Most people who have been charged with impaired driving are also charged with driving with a blood alcohol concentration in excess of 80 mg in 100 ml of blood. This typically occurs where a person has provided a breath sample into an Approved Instrument, pursuant to a police demand to do so.
In British Columbia, that instrument is usually the Intox EC/IR II. It captures and tests a very small sample of the subject’s breath for analysis and uses it to determine the subjects blood alcohol concentration.
There are a number of variables that can affect the results obtained on an instrument like the Intox EC/IR II. For example, the instrument must be properly maintained and operated in order for the results to be reliable. The procedures to do so are often complex. Mistakes can happen, and that can cause problems for the Crowns case against an accused.
Moreover, any time a person is compelled to provide a bodily sample in the course of a police investigation, the Charter applies. You have rights that cannot be breached in the course of the investigation. The rules are strict and sometimes convoluted. Often times, police officers make mistakes and do not follow them correctly. This can create problems with respect to the admissibility of the evidence. When an accused persons rights are breached, the case against them may be thrown out.
If you have been charged with impaired driving and/or driving with a blood alcohol content over 0.08 mg%, you should speak to an experienced driving lawyer right away.
It might be surprising to learn that refusing to provide a breath sample, when demanded to do so by the police, is a criminal offence in this country. A person can be charged with refusing to provide a sample into a Approved Screening Device, like an Alco-Sensor FST, at the roadside or refusing to provide a sample into an Approved Instrument, like an Intox EC/IR II, at the police station. Either way, the consequences can be very serious.
If a person is charge with refusal, they face the same penalties as someone who is charged with impaired driving or driving with a BAC over 0.08. This means they could be subject to a one-year Canada-wide driving ban, a large monetary fine and the imposition of a criminal record.
Refusal charges can be difficult to defend, but some defences may be available and will depend on the circumstances. For example, you have rights that cannot be breached in the course of any criminal investigation. When it comes to making a demand for a bodily sample, the rules can be very strict and sometimes convoluted. Often times, police officers make mistakes and do not follow the rules correctly. This can create problems with respect to the validity of the demand and the subsequent admissibility of the evidence. When an accused persons rights are breached, the case against them may be thrown out.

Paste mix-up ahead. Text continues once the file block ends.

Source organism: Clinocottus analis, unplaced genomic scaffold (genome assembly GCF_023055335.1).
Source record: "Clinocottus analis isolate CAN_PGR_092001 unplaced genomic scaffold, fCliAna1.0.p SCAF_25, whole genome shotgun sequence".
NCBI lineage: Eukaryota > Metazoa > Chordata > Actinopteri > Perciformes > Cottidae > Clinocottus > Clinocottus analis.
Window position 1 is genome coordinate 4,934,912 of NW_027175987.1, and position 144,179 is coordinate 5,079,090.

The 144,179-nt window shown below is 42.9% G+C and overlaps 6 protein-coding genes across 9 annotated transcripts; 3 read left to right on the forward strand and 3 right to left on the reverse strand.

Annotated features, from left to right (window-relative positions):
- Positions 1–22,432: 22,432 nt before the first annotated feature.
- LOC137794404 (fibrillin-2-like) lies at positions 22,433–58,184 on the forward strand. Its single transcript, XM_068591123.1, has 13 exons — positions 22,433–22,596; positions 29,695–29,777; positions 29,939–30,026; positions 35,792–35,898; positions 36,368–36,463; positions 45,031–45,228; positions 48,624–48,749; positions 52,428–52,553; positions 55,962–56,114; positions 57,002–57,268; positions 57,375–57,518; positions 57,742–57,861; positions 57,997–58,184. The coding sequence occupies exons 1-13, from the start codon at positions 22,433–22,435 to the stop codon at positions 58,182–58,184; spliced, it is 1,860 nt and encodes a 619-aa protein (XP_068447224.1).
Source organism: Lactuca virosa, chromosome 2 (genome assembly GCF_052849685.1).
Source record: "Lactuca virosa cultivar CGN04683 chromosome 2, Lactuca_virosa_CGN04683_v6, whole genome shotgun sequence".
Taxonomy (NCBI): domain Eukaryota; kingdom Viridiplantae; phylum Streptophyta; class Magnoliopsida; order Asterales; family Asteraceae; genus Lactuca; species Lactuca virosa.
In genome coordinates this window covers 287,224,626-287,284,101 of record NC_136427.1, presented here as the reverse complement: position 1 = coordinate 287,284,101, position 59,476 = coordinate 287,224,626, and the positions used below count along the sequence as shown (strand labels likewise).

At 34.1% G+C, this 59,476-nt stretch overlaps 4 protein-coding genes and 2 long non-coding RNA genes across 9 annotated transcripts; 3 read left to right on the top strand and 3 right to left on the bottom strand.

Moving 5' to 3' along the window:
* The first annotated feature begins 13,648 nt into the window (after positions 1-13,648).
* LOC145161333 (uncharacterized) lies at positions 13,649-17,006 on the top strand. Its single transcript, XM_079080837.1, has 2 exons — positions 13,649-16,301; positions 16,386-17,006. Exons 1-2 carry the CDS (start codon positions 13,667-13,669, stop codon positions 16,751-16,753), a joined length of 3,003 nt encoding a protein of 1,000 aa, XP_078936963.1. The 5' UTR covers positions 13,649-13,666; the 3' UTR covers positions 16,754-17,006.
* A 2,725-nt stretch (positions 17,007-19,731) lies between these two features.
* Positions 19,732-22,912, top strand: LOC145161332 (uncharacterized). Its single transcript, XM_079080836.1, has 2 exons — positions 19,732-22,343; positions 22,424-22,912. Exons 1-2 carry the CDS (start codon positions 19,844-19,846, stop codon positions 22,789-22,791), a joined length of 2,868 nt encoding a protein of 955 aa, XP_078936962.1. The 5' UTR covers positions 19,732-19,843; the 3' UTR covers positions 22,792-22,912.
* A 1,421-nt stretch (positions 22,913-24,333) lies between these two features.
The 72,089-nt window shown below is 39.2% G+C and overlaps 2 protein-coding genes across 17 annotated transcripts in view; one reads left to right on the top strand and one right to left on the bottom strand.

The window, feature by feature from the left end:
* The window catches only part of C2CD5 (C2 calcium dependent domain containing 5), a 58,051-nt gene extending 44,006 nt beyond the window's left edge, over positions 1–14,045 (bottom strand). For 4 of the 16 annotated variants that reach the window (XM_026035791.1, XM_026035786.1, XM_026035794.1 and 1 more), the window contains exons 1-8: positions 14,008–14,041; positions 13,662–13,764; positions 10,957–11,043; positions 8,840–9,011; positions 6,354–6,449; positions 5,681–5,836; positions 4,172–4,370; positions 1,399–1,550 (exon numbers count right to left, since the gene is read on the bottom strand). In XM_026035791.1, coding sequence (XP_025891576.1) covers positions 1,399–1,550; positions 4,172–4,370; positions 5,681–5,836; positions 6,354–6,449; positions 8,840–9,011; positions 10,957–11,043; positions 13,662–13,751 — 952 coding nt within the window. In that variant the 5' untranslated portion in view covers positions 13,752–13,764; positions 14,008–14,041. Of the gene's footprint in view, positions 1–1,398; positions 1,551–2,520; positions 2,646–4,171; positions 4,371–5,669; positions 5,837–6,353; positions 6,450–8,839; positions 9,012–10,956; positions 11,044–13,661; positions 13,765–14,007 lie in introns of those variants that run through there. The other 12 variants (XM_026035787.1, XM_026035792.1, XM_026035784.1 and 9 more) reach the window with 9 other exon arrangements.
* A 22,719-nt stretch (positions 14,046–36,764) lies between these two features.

If you have been charged with refusal, you should speak to a knowledgeable lawyer as soon as possible.
Section 249(1) of the Criminal Code says that it is an offence to operate a motor vehicle in a manner that is dangerous to the public having regard to all of the circumstances. The circumstances include the nature, condition and use of the place at which the vehicle was being operated and even the amount of traffic on the road at the time.
Dangerous driving can cover a wide range of unsafe driving behaviours, and does not necessarily mean that a person needs to be impaired by alcohol or drugs at the time of driving. In most cases, they are not. For example, a person can be charged with dangerous driving if they make an improper traffic manoeuvre and cause a crash, if they fail to properly look out for pedestrians or cyclists, if they fall asleep at the wheel or if they engage in a police chase.
The punishment for dangerous driving is severe. A person convicted of this offence could face up to five years in jail. If a person has been injured or there has been a death, the consequences are even harsher. A person convicted of dangerous driving causing bodily harm is liable for up to ten years in jail, while a person convicted of dangerous driving causing death is liable for fourteen. They can also expect to receive a criminal record and a lengthy Canada-wide driving ban.
But there are defences to dangerous driving, and an experienced lawyer will be able to point them out for you. If you have been charged with dangerous driving, you should call a lawyer now.